Saturday, March 30, 2013

Contour Lines Collage

People frequently ask, "Where do you come up with ideas for art projects for kids?" There isn't really one answer. Like many of us, I will see a blog or Pinterest post that appeals to me, or more often, triggers a thought for a "spin-off lesson." More and more, I find inspiration as I am driving and just looking around. Now that I am walking more for exercise, I find my thinking veering towards art ideas then, too. Even yesterday as my dentist was drilling for a filling and I wasn't enjoying it, my thoughts were re-directed towards the next art project as a means of escape!!

At any rate, Spring Break always seems to find me in the mood to experiment with some of these ideas that have been "percolating" for a while.

I found this idea on Pinterest. The original post doesn't seem to be available, but here is the link to the pin I saw (here). I liked the abstract shapes in this original post a LOT, but wanted to try the idea using a real object instead of the organic shapes.

First, I tore a piece of copier paper and glued half of it onto a black board (you could use regular black construction paper or cardstock instead.) Then I cut out a stem and leaves to collage onto the background. I used an old catalogue for my collage pieces, but again, construction paper would work fine.

The next step was to cut and glue the petals and center of a flower. I think I will encourage the kids to use one piece of white in the black area (as I did for the center of the flower) to help balance the white side of their background.
The final step is to draw the black lines contouring the colored shapes that are on the white part of the background. I used a black Sharpie for this.
My next teacher step will be to think of some other representative objects that would be good for this project. I think the objects should be interesting shapes (not too thick or clunky) with parts that would extend into the white area. Things like scissors, kitchen gadgets, maybe a sports car, etc. For younger kids something like the flower or even balloons might be better to keep the cutting manageable. Hmmmm. More to think about before I actually teach this:))

Monday, March 25, 2013

Art Room Tools

We are on vacation now and I am contemplating what to order for next year. First, of course, I'll need at least a gallon of Elmer's Glue-All -- the BEST glue for what we do. I hang art in an outside hallway that is exposed to damp air here near the beach. This stuff REALLY holds.

Then, I need a few more bottles of Crayola glue, because I LOVE these bottles. I have one set that I bet I have had for 10 or more years and it is time for some fresh replacements!!!

I just use my handy wrench that a parent gave me as a gift years ago. It was in a little red tool kit along with some other classroom necessities -- what a terrific teacher gift that was!!! I unscrew the tops, fill these bottles with my Glue-All and we are ready to go.
As I have mentioned before, the kids don't actually use these glue bottles. I squirt about a tablespoon in a small plastic portion cup and students scoop their glue from these with a wooden sandwich pick. I get those 2 items at our local Smart & Final. I just let the glue dry in the cup and add more glue the next time we need it. At the end of the year I pop out the dried glue and have a fresh cup ready to go for the next year!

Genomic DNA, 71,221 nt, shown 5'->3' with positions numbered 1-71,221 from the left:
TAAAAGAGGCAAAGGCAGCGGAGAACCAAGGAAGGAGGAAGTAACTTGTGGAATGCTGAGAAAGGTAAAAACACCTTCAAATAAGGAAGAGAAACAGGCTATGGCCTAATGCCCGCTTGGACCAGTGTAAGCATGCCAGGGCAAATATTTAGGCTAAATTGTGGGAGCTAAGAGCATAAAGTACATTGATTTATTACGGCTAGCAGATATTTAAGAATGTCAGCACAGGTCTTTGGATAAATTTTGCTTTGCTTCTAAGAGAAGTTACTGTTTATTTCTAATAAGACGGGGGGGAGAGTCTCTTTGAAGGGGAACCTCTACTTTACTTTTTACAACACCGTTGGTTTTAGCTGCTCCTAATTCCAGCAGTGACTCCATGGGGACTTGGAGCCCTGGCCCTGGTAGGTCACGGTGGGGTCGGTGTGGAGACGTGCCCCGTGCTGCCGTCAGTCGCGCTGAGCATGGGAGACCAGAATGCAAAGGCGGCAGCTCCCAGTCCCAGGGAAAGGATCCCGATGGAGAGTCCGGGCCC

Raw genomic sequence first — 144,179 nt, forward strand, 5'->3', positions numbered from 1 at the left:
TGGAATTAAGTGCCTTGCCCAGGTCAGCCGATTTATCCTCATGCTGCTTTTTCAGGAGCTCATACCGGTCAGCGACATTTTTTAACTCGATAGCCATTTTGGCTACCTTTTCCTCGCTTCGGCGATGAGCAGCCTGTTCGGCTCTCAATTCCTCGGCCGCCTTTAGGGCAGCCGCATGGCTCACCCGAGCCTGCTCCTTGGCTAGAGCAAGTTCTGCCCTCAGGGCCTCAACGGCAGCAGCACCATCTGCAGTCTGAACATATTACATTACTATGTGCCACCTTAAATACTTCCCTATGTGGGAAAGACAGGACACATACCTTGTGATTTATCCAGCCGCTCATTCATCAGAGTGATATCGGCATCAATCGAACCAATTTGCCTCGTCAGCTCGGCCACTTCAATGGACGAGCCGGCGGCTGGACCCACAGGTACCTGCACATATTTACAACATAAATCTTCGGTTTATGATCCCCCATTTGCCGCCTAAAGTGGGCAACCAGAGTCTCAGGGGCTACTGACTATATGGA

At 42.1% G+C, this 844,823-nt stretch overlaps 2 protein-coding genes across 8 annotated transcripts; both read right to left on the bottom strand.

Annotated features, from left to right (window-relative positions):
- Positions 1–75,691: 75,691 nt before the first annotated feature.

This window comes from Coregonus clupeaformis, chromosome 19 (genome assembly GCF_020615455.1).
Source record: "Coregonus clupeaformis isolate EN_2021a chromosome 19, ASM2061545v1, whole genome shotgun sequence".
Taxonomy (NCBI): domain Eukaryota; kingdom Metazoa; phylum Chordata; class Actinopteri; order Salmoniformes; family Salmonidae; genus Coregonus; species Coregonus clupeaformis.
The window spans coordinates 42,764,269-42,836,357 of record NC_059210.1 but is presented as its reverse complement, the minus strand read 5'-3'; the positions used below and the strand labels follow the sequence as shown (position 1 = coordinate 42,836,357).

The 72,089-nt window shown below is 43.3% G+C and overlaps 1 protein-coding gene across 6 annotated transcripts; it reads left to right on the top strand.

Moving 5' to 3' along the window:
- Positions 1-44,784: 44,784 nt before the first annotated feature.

Well, that's enough thinking about school for right now. I'm back to the book I've been reading!!

Wednesday, March 13, 2013

Lines Like LeWitt's (sort of!!)

Two years ago, inspired by another blogger, I had Kindergarteners explore the "Bold Lines" of artist, Sol LeWitt (here). Last May I was reminded of LeWitt's work by Rachel over at Color, Collage and Much More (here). Our former kindergarteners are now 2nd graders, so I decided to re-visit LeWitt with a variation of Rachel's more complicated version of assembling and then extending their line. As they worked, I heard a lot of kids saying, "This is REALLY fun!!"
Our first step was to make 2 or 3 small (4 1/2 inch square) line drawings using complementary colors and crayon. I asked students to vary the direction of the line and to start and end at an edge, like these:

These boys started combining their lines right away!!

Today we glued the squares on a larger board (8" X 10"), knowing that we would be extending the line with paint.

Children had a lot of choices to make: where to glue their squares to direct their lines where they wanted them; colors to use to expand the line's width; whether to continue with stripes or have a solid background. This was a great opportunity to focus on laying the brush flat to make a smooth, controlled line.

Sorry for the blurriness of my photo, but you can see how this art lends itself to some dramatic presentation options. One little boy stopped on his way up the hallway as I was putting this up (turning each piece this way and that, trying to decide how to match up the lines) and said, "You know the best thing about art?"
  "What is that?" I replied.
   "There is no way to do it wrong. It is always right!!" he said, smiling.
                             THAT IS WHY I LOVE TEACHING ART!!!!!!!!!